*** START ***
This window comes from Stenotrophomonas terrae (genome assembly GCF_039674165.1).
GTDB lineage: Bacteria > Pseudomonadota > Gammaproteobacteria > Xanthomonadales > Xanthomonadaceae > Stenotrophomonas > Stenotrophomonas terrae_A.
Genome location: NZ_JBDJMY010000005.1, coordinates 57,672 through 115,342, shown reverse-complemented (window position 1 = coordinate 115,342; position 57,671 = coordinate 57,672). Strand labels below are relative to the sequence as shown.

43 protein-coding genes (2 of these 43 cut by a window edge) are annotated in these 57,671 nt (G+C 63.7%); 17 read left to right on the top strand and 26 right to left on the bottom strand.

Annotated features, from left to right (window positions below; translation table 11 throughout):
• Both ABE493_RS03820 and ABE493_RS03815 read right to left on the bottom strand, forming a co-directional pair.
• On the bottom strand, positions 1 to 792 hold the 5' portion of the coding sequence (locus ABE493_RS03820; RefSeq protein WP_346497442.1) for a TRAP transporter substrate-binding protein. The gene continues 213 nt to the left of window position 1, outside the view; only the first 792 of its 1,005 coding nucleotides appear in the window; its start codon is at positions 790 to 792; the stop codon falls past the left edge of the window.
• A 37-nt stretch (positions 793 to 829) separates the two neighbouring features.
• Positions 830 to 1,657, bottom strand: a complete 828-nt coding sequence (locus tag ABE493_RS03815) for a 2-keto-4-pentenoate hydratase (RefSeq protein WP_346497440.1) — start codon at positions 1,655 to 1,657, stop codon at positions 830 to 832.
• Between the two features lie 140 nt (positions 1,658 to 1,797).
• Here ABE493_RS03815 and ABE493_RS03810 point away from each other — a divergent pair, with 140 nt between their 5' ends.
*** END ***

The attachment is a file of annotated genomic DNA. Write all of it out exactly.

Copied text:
This window comes from Stenotrophomonas terrae (genome assembly GCF_039674165.1).
GTDB lineage: Bacteria > Pseudomonadota > Gammaproteobacteria > Xanthomonadales > Xanthomonadaceae > Stenotrophomonas > Stenotrophomonas terrae_A.
Genome location: NZ_JBDJMY010000005.1, coordinates 57,672 through 115,342, shown reverse-complemented (window position 1 = coordinate 115,342; position 57,671 = coordinate 57,672). Strand labels below are relative to the sequence as shown.

43 protein-coding genes (2 of these 43 cut by a window edge) are annotated in these 57,671 nt (G+C 63.7%); 17 read left to right on the top strand and 26 right to left on the bottom strand.

Annotated features, from left to right (window positions below; translation table 11 throughout):
• Both ABE493_RS03820 and ABE493_RS03815 read right to left on the bottom strand, forming a co-directional pair.
• On the bottom strand, positions 1 to 792 hold the 5' portion of the coding sequence (locus ABE493_RS03820; RefSeq protein WP_346497442.1) for a TRAP transporter substrate-binding protein. The gene continues 213 nt to the left of window position 1, outside the view; only the first 792 of its 1,005 coding nucleotides appear in the window; its start codon is at positions 790 to 792; the stop codon falls past the left edge of the window.
• A 37-nt stretch (positions 793 to 829) separates the two neighbouring features.
• Positions 830 to 1,657, bottom strand: a complete 828-nt coding sequence (locus tag ABE493_RS03815) for a 2-keto-4-pentenoate hydratase (RefSeq protein WP_346497440.1) — start codon at positions 1,655 to 1,657, stop codon at positions 830 to 832.
• Between the two features lie 140 nt (positions 1,658 to 1,797).
• Here ABE493_RS03815 and ABE493_RS03810 point away from each other — a divergent pair, with 140 nt between their 5' ends.